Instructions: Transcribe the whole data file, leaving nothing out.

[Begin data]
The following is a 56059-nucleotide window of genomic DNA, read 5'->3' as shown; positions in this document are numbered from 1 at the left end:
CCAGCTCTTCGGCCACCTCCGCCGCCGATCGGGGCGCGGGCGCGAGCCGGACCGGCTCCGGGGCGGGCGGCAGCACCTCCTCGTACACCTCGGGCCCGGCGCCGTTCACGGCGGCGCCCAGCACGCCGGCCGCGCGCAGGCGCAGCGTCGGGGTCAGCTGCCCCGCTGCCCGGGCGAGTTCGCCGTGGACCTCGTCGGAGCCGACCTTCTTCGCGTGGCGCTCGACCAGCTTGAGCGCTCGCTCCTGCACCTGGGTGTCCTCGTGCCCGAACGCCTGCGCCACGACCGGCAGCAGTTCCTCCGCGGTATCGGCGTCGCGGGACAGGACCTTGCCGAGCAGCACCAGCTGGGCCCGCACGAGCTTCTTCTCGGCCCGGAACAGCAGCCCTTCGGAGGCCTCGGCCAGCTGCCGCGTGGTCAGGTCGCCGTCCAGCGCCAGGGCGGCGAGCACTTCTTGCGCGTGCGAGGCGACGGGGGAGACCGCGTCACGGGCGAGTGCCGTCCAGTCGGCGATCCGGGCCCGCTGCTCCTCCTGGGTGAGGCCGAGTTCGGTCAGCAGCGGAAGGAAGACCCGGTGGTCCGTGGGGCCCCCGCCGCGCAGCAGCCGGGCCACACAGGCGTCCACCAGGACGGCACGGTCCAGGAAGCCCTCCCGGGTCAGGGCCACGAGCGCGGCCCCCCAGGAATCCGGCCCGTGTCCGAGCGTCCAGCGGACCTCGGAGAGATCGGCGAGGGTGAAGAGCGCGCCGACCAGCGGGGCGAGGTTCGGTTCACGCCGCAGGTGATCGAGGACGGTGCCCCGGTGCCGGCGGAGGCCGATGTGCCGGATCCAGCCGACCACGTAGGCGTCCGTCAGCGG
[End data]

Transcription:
The following is a 56059-nucleotide window of genomic DNA, read 5'->3' as shown; positions in this document are numbered from 1 at the left end:
CCAGCTCTTCGGCCACCTCCGCCGCCGATCGGGGCGCGGGCGCGAGCCGGACCGGCTCCGGGGCGGGCGGCAGCACCTCCTCGTACACCTCGGGCCCGGCGCCGTTCACGGCGGCGCCCAGCACGCCGGCCGCGCGCAGGCGCAGCGTCGGGGTCAGCTGCCCCGCTGCCCGGGCGAGTTCGCCGTGGACCTCGTCGGAGCCGACCTTCTTCGCGTGGCGCTCGACCAGCTTGAGCGCTCGCTCCTGCACCTGGGTGTCCTCGTGCCCGAACGCCTGCGCCACGACCGGCAGCAGTTCCTCCGCGGTATCGGCGTCGCGGGACAGGACCTTGCCGAGCAGCACCAGCTGGGCCCGCACGAGCTTCTTCTCGGCCCGGAACAGCAGCCCTTCGGAGGCCTCGGCCAGCTGCCGCGTGGTCAGGTCGCCGTCCAGCGCCAGGGCGGCGAGCACTTCTTGCGCGTGCGAGGCGACGGGGGAGACCGCGTCACGGGCGAGTGCCGTCCAGTCGGCGATCCGGGCCCGCTGCTCCTCCTGGGTGAGGCCGAGTTCGGTCAGCAGCGGAAGGAAGACCCGGTGGTCCGTGGGGCCCCCGCCGCGCAGCAGCCGGGCCACACAGGCGTCCACCAGGACGGCACGGTCCAGGAAGCCCTCCCGGGTCAGGGCCACGAGCGCGGCCCCCCAGGAATCCGGCCCGTGTCCGAGCGTCCAGCGGACCTCGGAGAGATCGGCGAGGGTGAAGAGCGCGCCGACCAGCGGGGCGAGGTTCGGTTCACGCCGCAGGTGATCGAGGACGGTGCCCCGGTGCCGGCGGAGGCCGATGTGCCGGATCCAGCCGACCACGTAGGCGTCCGTCAGCGG